Midweek newsbriefs

June 15, 2011 § Leave a comment

Finalists have been announced in the Ferrari World Design Contest. 50 international design schools took part, submitting over 200 entries, and designs from IED and IAAD (Turin), London’s Royal College of Arts, the European Design Institute Barcelona, Hong-ik College (Seoul), DSK Supinfocom (Pune, India) and the College for Creative Studies (Detroit) have been selected. The next stage involves creation of 3D virtual and a 1:4-scale real models. The “Ferrari of the future” will be high-tech, super-light and “hyper-ecological”, says Ferrari, and the designs submitted to Maranello have “underlined great attention towards lowering consumption, combined with alternative powertrains, mainly focused on hybrids”. The winners, who will receive cash prizes and an internship at Ferrari, will be announced next month.

  • We’ve had exhaust gas recycling for a while, but a project at Oregon State University is working on a system which uses waste exhaust heat to generate electricity and also act as a coolant. It’s claimed to turn 80% of each kilowatt of waste heat into a kilowatt of cooling ability, or 15-20% of its energy into electricity (Huffington Post).
  • Plug-in cars are good for “grid balancing” – helping match up electricity supply and demand – reports a new study from Ricardo for the National Grid. This will be especially important as new renewable power sources, such as solar and wind energy, are hooked up. Full report at Professional Engineering.
  • Turkish firm Erteks Auto Decoration is to launch an electric sports car prototype; the Etox electric coupe is based on a four-cylinder petrol car already on sale, and the firm is now looking for Turkish state aid to put it into production. A range of 155 miles is promised, though a top speed of only 74mph. Prices from around 30,000 Turkish lira (about £11,700), apparently, should it get made (Anadolu Agency, via the Green Car Website).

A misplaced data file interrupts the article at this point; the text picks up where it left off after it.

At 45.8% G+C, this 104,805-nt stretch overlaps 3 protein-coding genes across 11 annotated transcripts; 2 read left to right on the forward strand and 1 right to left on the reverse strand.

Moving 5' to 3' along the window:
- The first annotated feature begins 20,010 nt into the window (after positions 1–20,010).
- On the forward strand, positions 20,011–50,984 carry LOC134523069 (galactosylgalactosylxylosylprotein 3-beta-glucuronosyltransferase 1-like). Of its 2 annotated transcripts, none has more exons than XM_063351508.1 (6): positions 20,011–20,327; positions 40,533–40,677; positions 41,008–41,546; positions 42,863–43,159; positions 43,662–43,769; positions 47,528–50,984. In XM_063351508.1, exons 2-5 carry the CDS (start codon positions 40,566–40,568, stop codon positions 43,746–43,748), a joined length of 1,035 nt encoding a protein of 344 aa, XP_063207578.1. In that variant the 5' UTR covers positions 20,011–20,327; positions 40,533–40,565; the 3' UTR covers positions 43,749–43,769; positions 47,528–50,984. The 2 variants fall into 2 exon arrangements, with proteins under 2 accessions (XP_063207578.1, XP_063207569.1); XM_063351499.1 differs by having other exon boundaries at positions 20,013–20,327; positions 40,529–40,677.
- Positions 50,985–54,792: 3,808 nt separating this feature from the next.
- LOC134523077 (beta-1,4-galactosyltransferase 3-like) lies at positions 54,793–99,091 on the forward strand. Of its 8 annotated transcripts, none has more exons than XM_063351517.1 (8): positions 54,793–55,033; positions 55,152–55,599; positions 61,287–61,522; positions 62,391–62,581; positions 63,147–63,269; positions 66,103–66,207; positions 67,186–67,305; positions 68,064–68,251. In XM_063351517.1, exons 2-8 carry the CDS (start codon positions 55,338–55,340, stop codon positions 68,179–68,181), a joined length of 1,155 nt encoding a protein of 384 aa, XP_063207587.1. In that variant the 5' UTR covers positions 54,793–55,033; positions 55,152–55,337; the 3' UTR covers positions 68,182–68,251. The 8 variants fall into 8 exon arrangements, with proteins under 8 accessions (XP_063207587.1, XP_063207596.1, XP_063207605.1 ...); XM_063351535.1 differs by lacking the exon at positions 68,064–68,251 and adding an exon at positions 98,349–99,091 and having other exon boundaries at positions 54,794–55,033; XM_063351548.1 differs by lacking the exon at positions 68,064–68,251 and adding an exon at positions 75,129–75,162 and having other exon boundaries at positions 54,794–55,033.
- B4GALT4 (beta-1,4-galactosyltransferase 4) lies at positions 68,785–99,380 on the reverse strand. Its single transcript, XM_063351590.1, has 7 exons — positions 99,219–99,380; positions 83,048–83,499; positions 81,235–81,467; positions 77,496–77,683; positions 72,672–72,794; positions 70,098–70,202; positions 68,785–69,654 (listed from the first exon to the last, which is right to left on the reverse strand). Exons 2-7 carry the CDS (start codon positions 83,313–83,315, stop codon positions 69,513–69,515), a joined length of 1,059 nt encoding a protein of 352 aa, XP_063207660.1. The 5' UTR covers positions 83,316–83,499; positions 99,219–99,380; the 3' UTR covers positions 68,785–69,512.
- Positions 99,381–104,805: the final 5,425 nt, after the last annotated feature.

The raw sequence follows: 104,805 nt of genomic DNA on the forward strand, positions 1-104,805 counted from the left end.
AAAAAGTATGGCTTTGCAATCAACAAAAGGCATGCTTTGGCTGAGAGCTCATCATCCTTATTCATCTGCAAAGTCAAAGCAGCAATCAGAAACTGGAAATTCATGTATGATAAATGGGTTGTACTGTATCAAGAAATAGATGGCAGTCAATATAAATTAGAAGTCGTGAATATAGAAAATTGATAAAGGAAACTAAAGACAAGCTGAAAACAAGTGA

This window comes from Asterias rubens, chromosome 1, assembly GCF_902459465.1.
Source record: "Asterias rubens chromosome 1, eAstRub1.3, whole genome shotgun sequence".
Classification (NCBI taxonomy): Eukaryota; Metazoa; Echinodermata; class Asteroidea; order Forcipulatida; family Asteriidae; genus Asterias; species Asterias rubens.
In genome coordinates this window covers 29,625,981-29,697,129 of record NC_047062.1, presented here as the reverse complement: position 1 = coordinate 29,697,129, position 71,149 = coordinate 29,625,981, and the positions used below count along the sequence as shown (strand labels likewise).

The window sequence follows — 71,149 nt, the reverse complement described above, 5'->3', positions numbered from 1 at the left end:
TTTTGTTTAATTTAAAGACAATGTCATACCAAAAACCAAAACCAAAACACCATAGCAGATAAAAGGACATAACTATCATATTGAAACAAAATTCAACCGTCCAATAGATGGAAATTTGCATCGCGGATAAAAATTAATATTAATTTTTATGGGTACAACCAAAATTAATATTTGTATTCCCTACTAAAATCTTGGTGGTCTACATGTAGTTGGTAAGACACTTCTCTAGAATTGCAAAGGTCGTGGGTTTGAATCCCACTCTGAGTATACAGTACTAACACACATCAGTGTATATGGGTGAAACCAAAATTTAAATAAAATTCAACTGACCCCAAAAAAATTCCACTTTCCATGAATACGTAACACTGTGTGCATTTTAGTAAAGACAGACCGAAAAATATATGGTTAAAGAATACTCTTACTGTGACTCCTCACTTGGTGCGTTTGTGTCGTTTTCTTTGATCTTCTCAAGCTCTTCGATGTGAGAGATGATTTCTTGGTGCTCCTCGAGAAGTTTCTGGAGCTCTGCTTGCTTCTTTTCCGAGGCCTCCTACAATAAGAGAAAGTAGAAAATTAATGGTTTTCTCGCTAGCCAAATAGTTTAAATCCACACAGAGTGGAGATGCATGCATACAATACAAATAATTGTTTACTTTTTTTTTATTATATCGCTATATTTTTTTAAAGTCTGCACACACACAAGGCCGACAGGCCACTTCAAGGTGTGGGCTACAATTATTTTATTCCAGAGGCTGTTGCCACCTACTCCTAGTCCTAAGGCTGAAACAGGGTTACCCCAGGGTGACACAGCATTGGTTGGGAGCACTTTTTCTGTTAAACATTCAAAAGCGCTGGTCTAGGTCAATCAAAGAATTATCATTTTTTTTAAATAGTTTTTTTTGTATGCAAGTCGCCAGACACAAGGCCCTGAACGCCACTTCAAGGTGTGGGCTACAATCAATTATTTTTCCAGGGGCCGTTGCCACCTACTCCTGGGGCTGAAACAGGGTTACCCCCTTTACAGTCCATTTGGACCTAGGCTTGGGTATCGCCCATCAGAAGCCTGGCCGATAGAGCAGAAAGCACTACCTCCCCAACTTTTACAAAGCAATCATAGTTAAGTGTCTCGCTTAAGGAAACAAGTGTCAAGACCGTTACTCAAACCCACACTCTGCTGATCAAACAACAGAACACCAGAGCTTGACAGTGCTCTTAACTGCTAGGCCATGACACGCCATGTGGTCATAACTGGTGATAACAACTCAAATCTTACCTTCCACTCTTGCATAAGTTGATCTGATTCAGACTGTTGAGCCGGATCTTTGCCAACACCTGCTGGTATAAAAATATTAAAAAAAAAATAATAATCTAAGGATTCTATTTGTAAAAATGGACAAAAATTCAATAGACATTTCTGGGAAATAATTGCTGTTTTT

• General Motors’ venture capital wing, GM Ventures, is investing $6million in Proterra Inc., maker of electric buses. The Proterra EcoRide buses only have a 40-mile range, but can be fast-charged in just 10 minutes; GM Ventures reckons these could easily replace up to 80% of diesel buses currently in action without any changes to schedules or passenger services (Detroit News).
  • GM has opened a new technical centre for alt-fuel vehicles in Torrance, California. Next to the existing Advanced Technology Centre, it will house teams working on electric, hydrogen and fuel cell programmes. It has its own hydrogen refuelling station (Autoweek).
  • Renault-Nissan, meanwhile, is building a research office – for programmes including smart-grid communication and telematics – at Mountain View, California, in the heart of Silicon Valley and opposite the Google campus.
  • The US launch of the Nissan Leaf has probably been delayed, reports Edmunds Auto Observer, due to the Japanese earthquake, even though Leaf production for the US market will be in Smyrna, Tennessee. Nissan has lost months of production following the disaster, with parts supply affected.
  • A hybrid Range Rover emitting less than 150g/km of carbon dioxide has been spotted out testing. Spy shots at Autocar.
  • Toyota’s going to send cars across the Pacific on a huge solar-powered/hybrid ship, reports Wired Autopia.
  • The Polish Academy of Sciences, Warsaw, is developing a new type of lighter, more efficient, cheaper-to-make and durable fuel cell using biomass-derived formic acid as a catalyst. This could revolutionise the fuel cell world and enable widespread commercialisation of the technology, they say, as such cells could power everything from mobile phones to yachts. Full story at Alphagalileo.
  • Toyota is launching a new charger for its EVs and plug-in hybrids with full internet connectivity and smartphone integration. The G-Station will initially be offered in Japan only. More at Green Car Congress.

 

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